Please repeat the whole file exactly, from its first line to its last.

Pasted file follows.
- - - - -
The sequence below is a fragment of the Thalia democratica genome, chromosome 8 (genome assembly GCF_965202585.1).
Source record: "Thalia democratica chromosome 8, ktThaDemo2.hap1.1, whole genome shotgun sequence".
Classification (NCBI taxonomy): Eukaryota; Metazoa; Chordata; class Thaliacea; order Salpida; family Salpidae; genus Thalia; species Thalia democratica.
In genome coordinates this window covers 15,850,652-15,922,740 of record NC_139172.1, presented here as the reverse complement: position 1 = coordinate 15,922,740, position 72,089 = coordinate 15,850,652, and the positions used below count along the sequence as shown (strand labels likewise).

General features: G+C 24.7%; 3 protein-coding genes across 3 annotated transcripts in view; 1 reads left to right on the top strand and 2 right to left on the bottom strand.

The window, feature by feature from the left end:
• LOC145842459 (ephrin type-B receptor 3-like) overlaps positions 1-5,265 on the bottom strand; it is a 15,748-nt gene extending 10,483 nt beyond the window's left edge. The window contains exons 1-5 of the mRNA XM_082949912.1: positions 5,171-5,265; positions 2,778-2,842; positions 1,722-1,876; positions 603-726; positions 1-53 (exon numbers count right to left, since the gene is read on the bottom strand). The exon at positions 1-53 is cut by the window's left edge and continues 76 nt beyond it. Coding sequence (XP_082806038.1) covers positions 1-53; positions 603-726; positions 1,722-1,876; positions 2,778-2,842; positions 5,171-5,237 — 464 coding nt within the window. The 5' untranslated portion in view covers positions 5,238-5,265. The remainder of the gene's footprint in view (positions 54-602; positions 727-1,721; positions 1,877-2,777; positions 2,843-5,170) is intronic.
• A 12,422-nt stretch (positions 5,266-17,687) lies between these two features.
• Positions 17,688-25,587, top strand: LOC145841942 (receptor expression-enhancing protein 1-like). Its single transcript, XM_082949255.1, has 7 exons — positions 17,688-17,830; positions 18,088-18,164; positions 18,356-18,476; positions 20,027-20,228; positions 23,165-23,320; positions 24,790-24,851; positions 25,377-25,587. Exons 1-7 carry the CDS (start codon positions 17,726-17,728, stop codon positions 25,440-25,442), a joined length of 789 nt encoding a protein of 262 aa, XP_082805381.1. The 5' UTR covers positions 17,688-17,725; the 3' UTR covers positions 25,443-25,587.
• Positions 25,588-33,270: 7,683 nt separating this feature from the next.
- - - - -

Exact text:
The sequence below is a fragment of the Thalia democratica genome, chromosome 8 (genome assembly GCF_965202585.1).
Source record: "Thalia democratica chromosome 8, ktThaDemo2.hap1.1, whole genome shotgun sequence".
Classification (NCBI taxonomy): Eukaryota; Metazoa; Chordata; class Thaliacea; order Salpida; family Salpidae; genus Thalia; species Thalia democratica.
In genome coordinates this window covers 15,850,652-15,922,740 of record NC_139172.1, presented here as the reverse complement: position 1 = coordinate 15,922,740, position 72,089 = coordinate 15,850,652, and the positions used below count along the sequence as shown (strand labels likewise).

General features: G+C 24.7%; 3 protein-coding genes across 3 annotated transcripts in view; 1 reads left to right on the top strand and 2 right to left on the bottom strand.

The window, feature by feature from the left end:
• LOC145842459 (ephrin type-B receptor 3-like) overlaps positions 1-5,265 on the bottom strand; it is a 15,748-nt gene extending 10,483 nt beyond the window's left edge. The window contains exons 1-5 of the mRNA XM_082949912.1: positions 5,171-5,265; positions 2,778-2,842; positions 1,722-1,876; positions 603-726; positions 1-53 (exon numbers count right to left, since the gene is read on the bottom strand). The exon at positions 1-53 is cut by the window's left edge and continues 76 nt beyond it. Coding sequence (XP_082806038.1) covers positions 1-53; positions 603-726; positions 1,722-1,876; positions 2,778-2,842; positions 5,171-5,237 — 464 coding nt within the window. The 5' untranslated portion in view covers positions 5,238-5,265. The remainder of the gene's footprint in view (positions 54-602; positions 727-1,721; positions 1,877-2,777; positions 2,843-5,170) is intronic.
• A 12,422-nt stretch (positions 5,266-17,687) lies between these two features.
• Positions 17,688-25,587, top strand: LOC145841942 (receptor expression-enhancing protein 1-like). Its single transcript, XM_082949255.1, has 7 exons — positions 17,688-17,830; positions 18,088-18,164; positions 18,356-18,476; positions 20,027-20,228; positions 23,165-23,320; positions 24,790-24,851; positions 25,377-25,587. Exons 1-7 carry the CDS (start codon positions 17,726-17,728, stop codon positions 25,440-25,442), a joined length of 789 nt encoding a protein of 262 aa, XP_082805381.1. The 5' UTR covers positions 17,688-17,725; the 3' UTR covers positions 25,443-25,587.
• Positions 25,588-33,270: 7,683 nt separating this feature from the next.